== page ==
Is self-control a more effective measure than self-esteem for raising well-adjusted and higher achieving children?
Childhood is an important stage of psychological development, which
has a lasting effect on people’s personalities and conduct throughout adulthood
and the remainder of their lives
A socially well-adjusted child is one that distinguishes between
the self and others, has the ability to understand, express, and regulate
emotions, and possess the ability to feel, reason, and behave morally
The effects of self-esteem versus self-control on raising children were chosen for several reasons:
The first is that the self-esteem
movement which started in the 1970’s
The second reason is that inflated praise of children has been the
immediate byproduct of the self-esteem movement, which recent research
indicates that it is negatively correlated to self-esteem
The third reason is that raising well-adjusted children is a
complicated, laborious, and time-intensive process, which should be preparing
children to be able to take care of themselves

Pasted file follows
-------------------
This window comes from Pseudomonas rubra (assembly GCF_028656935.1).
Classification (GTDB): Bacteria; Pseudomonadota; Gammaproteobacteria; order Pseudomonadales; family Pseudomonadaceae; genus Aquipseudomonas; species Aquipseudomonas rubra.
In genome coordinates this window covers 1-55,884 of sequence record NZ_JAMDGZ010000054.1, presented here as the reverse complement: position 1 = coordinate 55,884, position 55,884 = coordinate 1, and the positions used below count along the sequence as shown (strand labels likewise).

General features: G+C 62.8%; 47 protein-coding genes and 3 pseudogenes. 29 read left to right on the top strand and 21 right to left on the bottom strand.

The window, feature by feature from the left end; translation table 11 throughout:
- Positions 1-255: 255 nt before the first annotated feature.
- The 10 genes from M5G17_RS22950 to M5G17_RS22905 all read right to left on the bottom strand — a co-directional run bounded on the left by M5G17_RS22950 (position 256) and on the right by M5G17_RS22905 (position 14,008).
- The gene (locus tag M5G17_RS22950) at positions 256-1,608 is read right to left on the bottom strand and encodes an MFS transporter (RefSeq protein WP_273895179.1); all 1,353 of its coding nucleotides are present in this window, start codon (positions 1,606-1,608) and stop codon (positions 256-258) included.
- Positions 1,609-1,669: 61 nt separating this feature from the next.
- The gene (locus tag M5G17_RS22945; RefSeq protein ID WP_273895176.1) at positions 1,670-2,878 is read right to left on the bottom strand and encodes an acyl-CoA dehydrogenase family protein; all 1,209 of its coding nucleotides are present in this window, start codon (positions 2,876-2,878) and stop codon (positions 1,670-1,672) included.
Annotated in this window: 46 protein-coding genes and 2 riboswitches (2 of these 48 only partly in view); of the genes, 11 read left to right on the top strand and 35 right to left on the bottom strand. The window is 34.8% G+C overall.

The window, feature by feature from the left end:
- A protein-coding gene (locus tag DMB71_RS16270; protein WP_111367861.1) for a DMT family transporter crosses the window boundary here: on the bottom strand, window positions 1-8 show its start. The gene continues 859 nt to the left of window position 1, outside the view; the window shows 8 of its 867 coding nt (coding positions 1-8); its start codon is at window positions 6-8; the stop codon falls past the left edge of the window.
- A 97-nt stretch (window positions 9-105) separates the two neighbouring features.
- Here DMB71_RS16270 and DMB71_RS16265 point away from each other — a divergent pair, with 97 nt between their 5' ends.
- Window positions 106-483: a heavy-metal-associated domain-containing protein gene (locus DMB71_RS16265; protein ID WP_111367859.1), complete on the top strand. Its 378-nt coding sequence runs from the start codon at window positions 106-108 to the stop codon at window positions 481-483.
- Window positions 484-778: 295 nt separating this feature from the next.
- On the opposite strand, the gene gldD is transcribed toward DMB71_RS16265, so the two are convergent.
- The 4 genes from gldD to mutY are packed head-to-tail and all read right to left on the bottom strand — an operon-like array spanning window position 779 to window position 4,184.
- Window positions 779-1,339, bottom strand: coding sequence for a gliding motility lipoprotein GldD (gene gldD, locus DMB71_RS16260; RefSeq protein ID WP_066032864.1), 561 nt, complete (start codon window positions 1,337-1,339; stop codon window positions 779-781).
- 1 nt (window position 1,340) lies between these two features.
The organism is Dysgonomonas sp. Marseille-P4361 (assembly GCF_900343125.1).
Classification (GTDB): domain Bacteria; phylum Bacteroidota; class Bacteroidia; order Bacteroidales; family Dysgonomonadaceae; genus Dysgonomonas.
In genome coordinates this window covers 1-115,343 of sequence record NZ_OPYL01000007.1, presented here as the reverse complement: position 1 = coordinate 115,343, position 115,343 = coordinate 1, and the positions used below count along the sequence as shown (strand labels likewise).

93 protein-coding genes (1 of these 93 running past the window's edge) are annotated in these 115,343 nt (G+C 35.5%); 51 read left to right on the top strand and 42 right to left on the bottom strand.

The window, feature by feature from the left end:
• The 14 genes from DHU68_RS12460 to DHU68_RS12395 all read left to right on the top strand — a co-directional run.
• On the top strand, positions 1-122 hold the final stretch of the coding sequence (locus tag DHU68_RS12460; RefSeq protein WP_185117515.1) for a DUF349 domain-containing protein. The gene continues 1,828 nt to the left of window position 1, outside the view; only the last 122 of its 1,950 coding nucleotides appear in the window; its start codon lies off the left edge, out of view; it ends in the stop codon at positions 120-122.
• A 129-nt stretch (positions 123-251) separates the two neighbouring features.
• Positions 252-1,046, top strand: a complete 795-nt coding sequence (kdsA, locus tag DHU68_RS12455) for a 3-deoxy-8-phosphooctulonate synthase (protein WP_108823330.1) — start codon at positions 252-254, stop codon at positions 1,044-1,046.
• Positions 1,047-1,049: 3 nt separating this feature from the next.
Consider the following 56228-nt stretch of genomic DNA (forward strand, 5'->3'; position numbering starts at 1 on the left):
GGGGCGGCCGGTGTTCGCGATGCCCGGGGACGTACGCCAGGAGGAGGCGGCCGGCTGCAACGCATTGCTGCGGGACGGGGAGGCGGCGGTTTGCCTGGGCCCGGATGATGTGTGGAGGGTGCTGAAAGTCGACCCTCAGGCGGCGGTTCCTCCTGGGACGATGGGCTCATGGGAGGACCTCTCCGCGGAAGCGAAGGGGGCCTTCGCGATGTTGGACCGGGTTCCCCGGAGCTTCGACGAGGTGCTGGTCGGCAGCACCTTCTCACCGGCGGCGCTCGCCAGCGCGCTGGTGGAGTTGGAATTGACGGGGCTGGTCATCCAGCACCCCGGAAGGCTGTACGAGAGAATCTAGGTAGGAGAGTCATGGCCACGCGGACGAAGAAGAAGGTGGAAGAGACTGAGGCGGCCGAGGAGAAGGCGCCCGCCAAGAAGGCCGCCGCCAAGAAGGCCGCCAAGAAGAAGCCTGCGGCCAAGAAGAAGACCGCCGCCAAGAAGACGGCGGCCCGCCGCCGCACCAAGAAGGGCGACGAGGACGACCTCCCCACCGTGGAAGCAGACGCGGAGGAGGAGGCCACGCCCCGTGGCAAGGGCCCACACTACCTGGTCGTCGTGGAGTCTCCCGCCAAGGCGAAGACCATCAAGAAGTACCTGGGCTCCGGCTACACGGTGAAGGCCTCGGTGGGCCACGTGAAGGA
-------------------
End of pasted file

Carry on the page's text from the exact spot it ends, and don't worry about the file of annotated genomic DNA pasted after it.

After presenting the reasons, what follows is: defining self-esteem, self-control, and their relationship with each other, and their impact on childhood development.
Self-esteem is defined as the person’s sense of self-worth and
Self-control on the other hand is another self-concept, where individuals
exert conscious control over their impulses and behaviors
A strong correlation exists between self-control and achievement,
for individuals to be able to accomplish difficult tasks; they must be able to
suppress the impulse for instant gratification
There is a popular assumption that self-esteem is nurtured through praise,
however this assumption is not supported scientifically. A 2017 journal article
was produced as a result of a longitudinal study conducted in the Netherlands
that studied the effect of praise on self-esteem. Its findings showed that
moderate praise had no to minimal impact on self-esteem; however inflated
praise had a negative impact by deflating self-esteem. Moreover, the same study
also found that inflated praise was correlated with narcissism in children with
high self-esteem, even though there is no direct correlation between
self-esteem and narcissism in children
Raising children’s self-esteem is not a direct and straightforward process;
it can be nurtured indirectly though bonding with their parents, and having
their parents show interest in their activities
As a conclusion, the research that was cited in this literature
review indicated self-control resulted in well-adjusted and high achieving children
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